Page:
Any programmer who is learning Lisp and sticks with it, eventually comes face to face with Macros. While trying to come to terms with the concept of macros and its usage, he often comes across a statement which can be stated as ”Once you really understand macros, you will understand why lisp needs parentheses.” Though the statement is correct, you may not find a direct or simple explanation of its meaning. I attempt to do that here.
Defining a new control flow operator
Let us assume you have a requirement to process only non prime numbers, given a list of numbers. Also assume, you have a function available that tells you given a number, if it is prime or not.
Intutively, this is what you want to express ”Unless it is a prime number, do the processing” given the fact that we have a predicate to check primes. However what you see is that C does not have unless control flow operator. So you write:
However, this is what you would have preferred and in fact you would read the above code as below:
You think ”It would have been great, if the language simply allowed me to add the operator”. You might also naively think that this must not be so hard. If I can write and abstract my own computations as functions, why cannot I introduce my own operators, specific to my problem? The answer (if you may hazard a guess), is that it is not so simple to provide the feature to add new constructs. We have to dig deeper to find out the answer.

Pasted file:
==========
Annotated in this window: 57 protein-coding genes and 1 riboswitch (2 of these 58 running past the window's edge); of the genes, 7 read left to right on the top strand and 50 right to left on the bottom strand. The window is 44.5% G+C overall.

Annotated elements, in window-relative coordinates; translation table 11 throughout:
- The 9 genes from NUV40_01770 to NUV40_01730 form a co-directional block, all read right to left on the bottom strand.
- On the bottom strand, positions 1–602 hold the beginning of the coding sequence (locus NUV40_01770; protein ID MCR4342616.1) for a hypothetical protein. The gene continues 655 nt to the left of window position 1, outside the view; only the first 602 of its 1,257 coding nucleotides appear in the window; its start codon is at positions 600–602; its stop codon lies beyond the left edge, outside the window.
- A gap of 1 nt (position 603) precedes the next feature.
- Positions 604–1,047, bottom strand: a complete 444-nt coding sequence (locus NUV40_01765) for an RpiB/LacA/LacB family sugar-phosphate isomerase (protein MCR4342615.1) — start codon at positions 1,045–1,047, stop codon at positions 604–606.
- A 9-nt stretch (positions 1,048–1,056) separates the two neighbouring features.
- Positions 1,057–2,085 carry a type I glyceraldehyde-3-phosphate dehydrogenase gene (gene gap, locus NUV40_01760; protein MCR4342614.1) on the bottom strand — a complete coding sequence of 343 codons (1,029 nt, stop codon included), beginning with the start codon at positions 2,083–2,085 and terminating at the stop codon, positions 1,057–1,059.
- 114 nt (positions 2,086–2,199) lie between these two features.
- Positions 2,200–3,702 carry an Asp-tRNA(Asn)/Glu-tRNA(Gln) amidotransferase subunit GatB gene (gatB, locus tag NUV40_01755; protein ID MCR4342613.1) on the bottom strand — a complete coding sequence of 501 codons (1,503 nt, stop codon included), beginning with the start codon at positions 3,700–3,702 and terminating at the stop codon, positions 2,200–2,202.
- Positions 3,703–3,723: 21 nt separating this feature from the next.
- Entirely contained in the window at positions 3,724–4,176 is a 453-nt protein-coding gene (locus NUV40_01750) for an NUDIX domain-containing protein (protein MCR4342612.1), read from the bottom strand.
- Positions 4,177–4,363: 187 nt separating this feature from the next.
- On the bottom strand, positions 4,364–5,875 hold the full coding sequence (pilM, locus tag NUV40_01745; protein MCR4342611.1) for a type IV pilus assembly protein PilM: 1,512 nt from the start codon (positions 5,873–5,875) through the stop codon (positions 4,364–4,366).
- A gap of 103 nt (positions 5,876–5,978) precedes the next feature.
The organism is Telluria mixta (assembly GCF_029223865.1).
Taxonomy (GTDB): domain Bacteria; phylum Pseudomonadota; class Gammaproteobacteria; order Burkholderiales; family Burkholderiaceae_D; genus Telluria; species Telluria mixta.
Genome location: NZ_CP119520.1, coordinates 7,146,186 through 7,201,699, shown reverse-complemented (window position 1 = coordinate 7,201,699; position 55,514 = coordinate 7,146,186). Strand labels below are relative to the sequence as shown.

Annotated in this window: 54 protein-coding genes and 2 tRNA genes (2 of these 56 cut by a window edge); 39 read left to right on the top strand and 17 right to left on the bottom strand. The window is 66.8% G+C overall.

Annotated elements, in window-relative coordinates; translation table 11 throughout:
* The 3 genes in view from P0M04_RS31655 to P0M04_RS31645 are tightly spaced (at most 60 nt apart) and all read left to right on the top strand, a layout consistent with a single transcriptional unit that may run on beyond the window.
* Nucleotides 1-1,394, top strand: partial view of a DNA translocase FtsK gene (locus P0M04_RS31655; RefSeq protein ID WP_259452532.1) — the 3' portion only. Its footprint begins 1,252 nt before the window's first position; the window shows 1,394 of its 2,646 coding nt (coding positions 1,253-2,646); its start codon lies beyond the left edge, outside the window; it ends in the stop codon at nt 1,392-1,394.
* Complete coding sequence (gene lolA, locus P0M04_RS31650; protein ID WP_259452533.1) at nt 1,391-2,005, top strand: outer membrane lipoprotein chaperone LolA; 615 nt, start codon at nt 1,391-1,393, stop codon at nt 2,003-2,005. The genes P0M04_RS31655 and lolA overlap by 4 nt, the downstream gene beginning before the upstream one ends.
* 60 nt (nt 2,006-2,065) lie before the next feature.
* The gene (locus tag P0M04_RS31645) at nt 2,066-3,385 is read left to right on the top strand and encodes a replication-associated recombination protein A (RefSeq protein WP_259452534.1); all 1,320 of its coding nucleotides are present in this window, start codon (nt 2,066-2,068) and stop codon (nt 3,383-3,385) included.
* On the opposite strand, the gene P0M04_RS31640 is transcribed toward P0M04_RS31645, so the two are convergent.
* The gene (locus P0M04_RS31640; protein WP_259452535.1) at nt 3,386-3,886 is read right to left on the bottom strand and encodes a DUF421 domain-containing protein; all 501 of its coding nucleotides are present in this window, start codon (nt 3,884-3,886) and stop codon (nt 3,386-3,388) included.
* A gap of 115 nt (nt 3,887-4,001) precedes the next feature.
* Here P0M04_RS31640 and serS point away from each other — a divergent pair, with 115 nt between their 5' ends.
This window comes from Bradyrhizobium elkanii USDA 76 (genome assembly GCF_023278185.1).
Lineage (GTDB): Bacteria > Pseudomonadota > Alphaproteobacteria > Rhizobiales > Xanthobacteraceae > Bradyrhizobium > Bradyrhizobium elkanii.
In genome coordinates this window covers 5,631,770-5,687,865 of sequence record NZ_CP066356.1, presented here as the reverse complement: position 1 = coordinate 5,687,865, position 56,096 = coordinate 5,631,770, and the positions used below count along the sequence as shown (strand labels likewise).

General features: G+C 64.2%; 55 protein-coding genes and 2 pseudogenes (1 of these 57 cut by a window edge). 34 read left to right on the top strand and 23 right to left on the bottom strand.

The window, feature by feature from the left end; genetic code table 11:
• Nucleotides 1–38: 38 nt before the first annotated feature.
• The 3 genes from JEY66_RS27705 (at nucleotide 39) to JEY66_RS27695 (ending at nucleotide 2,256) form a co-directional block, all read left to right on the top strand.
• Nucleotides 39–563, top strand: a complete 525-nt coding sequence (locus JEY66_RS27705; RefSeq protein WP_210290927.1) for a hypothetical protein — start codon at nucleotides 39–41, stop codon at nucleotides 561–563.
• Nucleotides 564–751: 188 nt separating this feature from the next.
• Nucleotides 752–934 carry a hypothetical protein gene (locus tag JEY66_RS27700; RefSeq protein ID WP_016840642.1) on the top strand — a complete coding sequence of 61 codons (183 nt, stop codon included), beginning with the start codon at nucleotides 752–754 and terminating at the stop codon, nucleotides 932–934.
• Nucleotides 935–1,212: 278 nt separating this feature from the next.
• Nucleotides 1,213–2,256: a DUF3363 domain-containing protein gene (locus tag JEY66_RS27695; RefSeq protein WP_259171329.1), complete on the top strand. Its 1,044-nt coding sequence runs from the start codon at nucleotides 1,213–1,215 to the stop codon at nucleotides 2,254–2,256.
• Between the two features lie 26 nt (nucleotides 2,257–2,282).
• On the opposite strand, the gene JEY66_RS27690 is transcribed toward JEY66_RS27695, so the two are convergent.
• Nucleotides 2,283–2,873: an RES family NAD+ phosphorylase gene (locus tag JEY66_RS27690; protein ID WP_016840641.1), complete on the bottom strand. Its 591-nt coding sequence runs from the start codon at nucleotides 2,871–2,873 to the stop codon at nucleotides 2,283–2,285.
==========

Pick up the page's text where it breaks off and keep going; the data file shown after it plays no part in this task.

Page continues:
What happens to the code?
Let us now navigate into the compiler world. Sticking to the compiler basics, let us try to find out what shape your code transforms into when the C compiler handles the if construct. As you may know, the compiler front end builds a parse tree. So your source code is transformed into a tree as shown below. (I have shown the tree for the if operator).
Now let us try to employ our imagination. If we assume that there was an ’unless’ operator like if, what would the abstract syntax tree look like. It is shown below:
Thus we have found a potential solution to allowing a language to introduce a new operator. Whenever C compiler encounters an unless keyword, it has to generate the syntax tree something similar to figure .
For that we have to look into the process it employs for the existing ’if’ operator. The reason why C compiler can transform ’if’ is that it ’knows’ the syntax of ’if’ beforehand. It is embedded inside the compiler. So in order for the C compiler to understand new ’unless’ like constructs, we have to define a mechanism to specify the syntax of your new operators. And therein lies the crux.
How can the compiler understand new syntax?
What then could be the simplest way to help the compiler understand new syntax? It would be by having a consistent, uniform syntax. Is the syntax of C consistent, uniform? No. Is the syntax of Lisp consistent, uniform? Yes. In fact, uniform syntax is equivalent to no syntax. Now you get why parentheses are required. They lend very well to the requirement of uninform syntax.
Hence I conclude that macros are not impossible but very hard in other languages because:
 This is also related to the concept of internal and external domain specific languages. Any which ways, external domain specific languages are nothing but bloated tools on top of languages which got the design of syntax wrong in the context of allowing new operators or a probelm / domain specific language to be defined (which is nothing but a set of related operators to solve the problem at hand).
 This does not imply that simply a uniform syntax allows a compiler to handle new syntax with ease. There is some more important stuff in addition to uniform syntax, but I understand that it is a key requirement.
I am a polyglot software engineer specializing in shipping iOS and 3d scientific visualization applications.